Guaraldi continues to elicit interest from jazz critics and historians, which of course is marvelous. Late last year, I was contacted by Richard "Doc" Stull, a jazz fan, writer and radio host whose CV reveals that he also dabbles as a musician and entertainer. You can learn more about him at his quite engaging web site.
Anyway, Doc wanted to chat about Guaraldi, and my book; we eventually enjoyed a lengthy phone conversation on February 4. Doc was well prepared, and his questions touched on everything from Guaraldi's childhood to his legacy, with stops along that way that covered bossa nova, the Grace Cathedral Jazz Mass and (of course!) the Peanuts gang.
I was particularly pleased to spend several minutes discussing Guaraldi's recording and performance association with Bola Sete, pictured here. For roughly two years, from March 1964 through February 1966, the Guaraldi/Sete Quartet was the hot ticket in the greater San Francisco area. Their debut run at Berkeley's Trois Couleur was extended repeatedly; they performed together at the 1964 Monterey Jazz Festival; and they wrapped lines around the building during numerous bookings at El Matador.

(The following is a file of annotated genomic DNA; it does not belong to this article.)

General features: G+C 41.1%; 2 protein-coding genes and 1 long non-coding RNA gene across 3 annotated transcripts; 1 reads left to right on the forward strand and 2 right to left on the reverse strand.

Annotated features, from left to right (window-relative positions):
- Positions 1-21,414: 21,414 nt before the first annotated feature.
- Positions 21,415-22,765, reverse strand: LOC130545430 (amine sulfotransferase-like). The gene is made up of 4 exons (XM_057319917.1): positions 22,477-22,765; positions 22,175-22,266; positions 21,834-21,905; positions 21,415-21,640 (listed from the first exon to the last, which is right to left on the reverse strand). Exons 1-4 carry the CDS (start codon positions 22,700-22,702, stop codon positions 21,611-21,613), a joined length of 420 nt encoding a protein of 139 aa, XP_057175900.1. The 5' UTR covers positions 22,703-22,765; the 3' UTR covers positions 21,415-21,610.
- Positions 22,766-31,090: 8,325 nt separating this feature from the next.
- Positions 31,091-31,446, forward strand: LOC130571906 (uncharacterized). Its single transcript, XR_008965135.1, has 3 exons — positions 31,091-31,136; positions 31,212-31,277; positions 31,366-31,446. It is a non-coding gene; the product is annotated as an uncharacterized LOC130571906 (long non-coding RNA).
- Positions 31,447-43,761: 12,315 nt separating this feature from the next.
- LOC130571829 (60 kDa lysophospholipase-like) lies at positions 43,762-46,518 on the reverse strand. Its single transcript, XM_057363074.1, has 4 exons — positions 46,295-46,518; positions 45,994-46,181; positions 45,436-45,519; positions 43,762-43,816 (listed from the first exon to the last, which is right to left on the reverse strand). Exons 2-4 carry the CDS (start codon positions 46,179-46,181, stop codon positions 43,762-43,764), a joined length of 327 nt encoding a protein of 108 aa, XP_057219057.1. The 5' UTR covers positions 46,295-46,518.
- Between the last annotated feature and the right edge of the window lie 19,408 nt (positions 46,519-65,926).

"The joy in Guaraldi's jazz is a priceless and timeless gift to music lovers," Doc wrote at one point, during our many e-mails. I couldn't have expressed that sentiment better, and Doc's appreciation for Dr. Funk is evident throughout the lengthy podcast that resulted from our chat. It went up April 3 on the New Books in Jazz website, where you'll also find Doc's generous review of my book. The interview runs 73 minutes; you can either play it via the site's pop-up player, or download it for later listening at your leisure.
Thanks again, Doc. It was great fun.